Federal Energy Efficiency Tax Credits
By Amanda Goucher
The Federal Government continues to provide incentives to homeowners to help
encourage improvements in energy efficiency. Credit opportunities exist for
everything from cars and appliances to homes and buildings. With more available
options for energy-efficient appliances and products, a tax incentive is a
wonderful way for the public to become more aware of green alternatives.
Credits are available for both residential and commercial buildings. Many
credits are based on standards for the American Society of Heating,
Refrigerating and Air-Conditioning Engineers (ASHRAE) or Energy Star, and must
meet International Energy Conservation Code (IECC). Tax credit details for home
-Improvements must be installed between January 1, 2009 and December 31, 2010.
-They must be for your principal residence, except for geothermal heat pumps,
solar water heaters, solar panels, and small wind energy systems, where second
homes and rentals qualify.
-Each must have a Manufacturer Certification Statement3 to qualify.
For record keeping, save the Manufacturer Certification Statement and your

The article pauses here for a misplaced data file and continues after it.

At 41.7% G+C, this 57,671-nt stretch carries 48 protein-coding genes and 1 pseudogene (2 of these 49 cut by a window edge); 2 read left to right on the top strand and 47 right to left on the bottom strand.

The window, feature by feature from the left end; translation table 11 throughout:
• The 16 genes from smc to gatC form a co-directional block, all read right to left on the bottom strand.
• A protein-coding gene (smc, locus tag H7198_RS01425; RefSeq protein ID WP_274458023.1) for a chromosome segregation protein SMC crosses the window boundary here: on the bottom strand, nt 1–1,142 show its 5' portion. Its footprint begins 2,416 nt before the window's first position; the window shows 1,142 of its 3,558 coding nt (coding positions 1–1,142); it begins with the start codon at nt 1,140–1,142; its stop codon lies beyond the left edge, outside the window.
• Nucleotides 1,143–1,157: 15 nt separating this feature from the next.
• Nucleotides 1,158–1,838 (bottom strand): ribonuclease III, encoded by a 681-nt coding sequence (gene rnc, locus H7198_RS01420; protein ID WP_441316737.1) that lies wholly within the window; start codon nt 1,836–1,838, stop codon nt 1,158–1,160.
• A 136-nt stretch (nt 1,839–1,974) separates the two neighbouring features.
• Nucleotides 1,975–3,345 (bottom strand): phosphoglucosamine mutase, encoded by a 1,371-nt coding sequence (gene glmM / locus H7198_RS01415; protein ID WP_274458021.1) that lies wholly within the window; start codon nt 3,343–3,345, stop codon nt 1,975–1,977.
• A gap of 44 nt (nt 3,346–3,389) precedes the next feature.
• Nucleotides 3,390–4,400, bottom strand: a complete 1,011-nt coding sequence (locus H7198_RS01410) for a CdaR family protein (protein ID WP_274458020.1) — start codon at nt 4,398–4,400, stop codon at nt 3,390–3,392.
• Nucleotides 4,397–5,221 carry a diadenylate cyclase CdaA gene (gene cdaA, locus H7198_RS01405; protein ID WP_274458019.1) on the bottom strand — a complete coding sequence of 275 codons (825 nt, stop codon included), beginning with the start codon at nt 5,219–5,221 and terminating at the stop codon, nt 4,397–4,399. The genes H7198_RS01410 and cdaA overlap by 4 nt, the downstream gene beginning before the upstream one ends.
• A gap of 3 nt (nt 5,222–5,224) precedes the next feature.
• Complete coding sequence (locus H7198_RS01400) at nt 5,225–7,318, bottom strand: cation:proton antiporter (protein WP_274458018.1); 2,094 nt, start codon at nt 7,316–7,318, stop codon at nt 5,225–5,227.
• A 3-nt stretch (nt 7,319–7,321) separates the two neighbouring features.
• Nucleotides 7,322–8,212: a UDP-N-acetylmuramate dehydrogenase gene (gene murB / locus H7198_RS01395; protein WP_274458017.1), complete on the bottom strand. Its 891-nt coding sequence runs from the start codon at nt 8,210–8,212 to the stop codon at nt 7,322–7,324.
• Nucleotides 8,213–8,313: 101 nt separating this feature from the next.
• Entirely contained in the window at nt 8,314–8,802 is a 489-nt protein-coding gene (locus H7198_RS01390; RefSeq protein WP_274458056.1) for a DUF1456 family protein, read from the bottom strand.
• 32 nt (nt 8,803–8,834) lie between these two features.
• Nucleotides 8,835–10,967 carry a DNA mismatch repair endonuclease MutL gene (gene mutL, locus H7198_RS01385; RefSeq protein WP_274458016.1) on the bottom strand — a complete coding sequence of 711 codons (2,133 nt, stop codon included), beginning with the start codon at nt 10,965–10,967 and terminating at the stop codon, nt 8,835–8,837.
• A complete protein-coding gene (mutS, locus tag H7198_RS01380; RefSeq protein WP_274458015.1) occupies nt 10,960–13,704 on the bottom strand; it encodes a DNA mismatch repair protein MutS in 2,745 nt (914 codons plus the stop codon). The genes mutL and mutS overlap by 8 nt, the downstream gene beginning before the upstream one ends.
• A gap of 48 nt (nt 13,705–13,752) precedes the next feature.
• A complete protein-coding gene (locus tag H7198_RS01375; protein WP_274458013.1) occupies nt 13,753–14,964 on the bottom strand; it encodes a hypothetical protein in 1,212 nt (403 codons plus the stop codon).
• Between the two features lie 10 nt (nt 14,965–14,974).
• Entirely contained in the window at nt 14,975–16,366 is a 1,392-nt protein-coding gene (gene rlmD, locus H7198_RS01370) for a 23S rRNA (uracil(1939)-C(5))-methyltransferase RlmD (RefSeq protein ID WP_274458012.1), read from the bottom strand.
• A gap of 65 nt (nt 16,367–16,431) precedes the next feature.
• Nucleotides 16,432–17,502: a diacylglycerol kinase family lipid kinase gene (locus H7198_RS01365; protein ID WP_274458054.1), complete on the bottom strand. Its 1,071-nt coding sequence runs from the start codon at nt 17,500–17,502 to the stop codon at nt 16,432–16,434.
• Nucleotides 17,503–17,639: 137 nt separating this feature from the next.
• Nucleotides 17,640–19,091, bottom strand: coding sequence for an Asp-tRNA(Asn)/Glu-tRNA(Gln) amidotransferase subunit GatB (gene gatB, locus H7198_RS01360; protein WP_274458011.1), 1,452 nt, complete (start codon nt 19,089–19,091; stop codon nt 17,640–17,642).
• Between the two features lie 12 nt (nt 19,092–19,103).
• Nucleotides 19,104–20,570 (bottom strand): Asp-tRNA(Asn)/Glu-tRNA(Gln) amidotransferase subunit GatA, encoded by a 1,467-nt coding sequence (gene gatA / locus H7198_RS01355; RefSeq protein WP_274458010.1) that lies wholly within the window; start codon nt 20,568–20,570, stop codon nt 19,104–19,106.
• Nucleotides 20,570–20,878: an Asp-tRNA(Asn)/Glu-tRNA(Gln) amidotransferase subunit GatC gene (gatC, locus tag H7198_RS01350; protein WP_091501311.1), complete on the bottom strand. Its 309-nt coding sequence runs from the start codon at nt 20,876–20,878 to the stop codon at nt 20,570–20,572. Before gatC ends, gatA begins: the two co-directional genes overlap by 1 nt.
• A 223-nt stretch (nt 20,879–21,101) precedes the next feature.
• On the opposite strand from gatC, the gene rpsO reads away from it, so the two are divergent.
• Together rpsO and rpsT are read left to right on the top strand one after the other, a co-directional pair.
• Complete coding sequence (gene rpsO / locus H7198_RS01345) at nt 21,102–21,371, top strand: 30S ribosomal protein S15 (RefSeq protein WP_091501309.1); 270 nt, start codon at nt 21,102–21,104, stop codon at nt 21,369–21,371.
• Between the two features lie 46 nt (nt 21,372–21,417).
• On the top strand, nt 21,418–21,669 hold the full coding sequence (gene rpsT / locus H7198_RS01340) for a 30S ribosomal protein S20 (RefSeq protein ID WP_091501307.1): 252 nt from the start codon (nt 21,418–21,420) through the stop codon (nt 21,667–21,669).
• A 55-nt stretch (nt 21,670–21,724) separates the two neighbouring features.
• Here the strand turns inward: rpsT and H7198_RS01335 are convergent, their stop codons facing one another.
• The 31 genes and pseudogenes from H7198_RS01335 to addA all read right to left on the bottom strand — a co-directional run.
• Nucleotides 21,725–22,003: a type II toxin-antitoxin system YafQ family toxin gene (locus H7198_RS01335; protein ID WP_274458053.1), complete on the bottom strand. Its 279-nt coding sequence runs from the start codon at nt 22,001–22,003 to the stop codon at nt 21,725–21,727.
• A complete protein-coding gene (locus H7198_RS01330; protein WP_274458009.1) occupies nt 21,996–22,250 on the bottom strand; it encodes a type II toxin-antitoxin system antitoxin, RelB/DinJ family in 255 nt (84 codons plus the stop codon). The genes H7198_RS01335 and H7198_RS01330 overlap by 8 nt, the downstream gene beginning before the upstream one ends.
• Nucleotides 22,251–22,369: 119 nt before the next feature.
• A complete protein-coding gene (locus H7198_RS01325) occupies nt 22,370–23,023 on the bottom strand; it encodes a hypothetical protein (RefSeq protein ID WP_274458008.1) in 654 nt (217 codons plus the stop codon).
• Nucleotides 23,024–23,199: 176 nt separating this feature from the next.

-Claim improvements made in 2009 on your 2009 taxes (filed by April 15, 2010).
Use IRS Tax Form 5695 (2009 version), which will be available in late 2009 or
-If you building a new home, you can qualify for the tax credit for geothermal
heat pumps, photovoltaics, solar water heaters, small wind energy systems and
fuel cells, but not the tax credits for windows, doors, insulation, roofs,
HVAC, or non-solar water heaters. (Source: EnergyStar.gov)
-$1,500 is the maximum total amount you can claim for products placed in
service in 2009 and 2010 for most home improvements. Exceptions – in effect
through 2016 – are geothermal heat pumps, solar water heaters, solar panels,
fuel cells, and small wind energy systems, which are not subject to this cap.
An eligible residential project could include new roofing using metal or
reflective shingles that meet ENERGY STAR standards. In this case, the tax
credit would be for 30% of the cost of roofing materials only, up to $1,500.
This is one of many examples of residential upgrades. The ENERGY STAR website
and www.dsireusa.org have many more specific examples (and ideas) for green
residential upgrades and describe any stipulations there in.
Tax credits in the commercial sector include a tax deduction of up to $1.80 per
square foot for owners or designers of new or existing commercial buildings that
can save at least 50% of the heating and cooling energy of a building meeting
ASHRAE Standard 90.1-2001. Windows, doors, and skylights are also a great way to
take advantage of this credit program.
For a complete list of products and requirements, qualifications, and
instructions on how to apply for these credits, visit the Energy Star website
(energystar.gov/taxcredits). You can also find Frequently Asked Questions about
the tax credits there.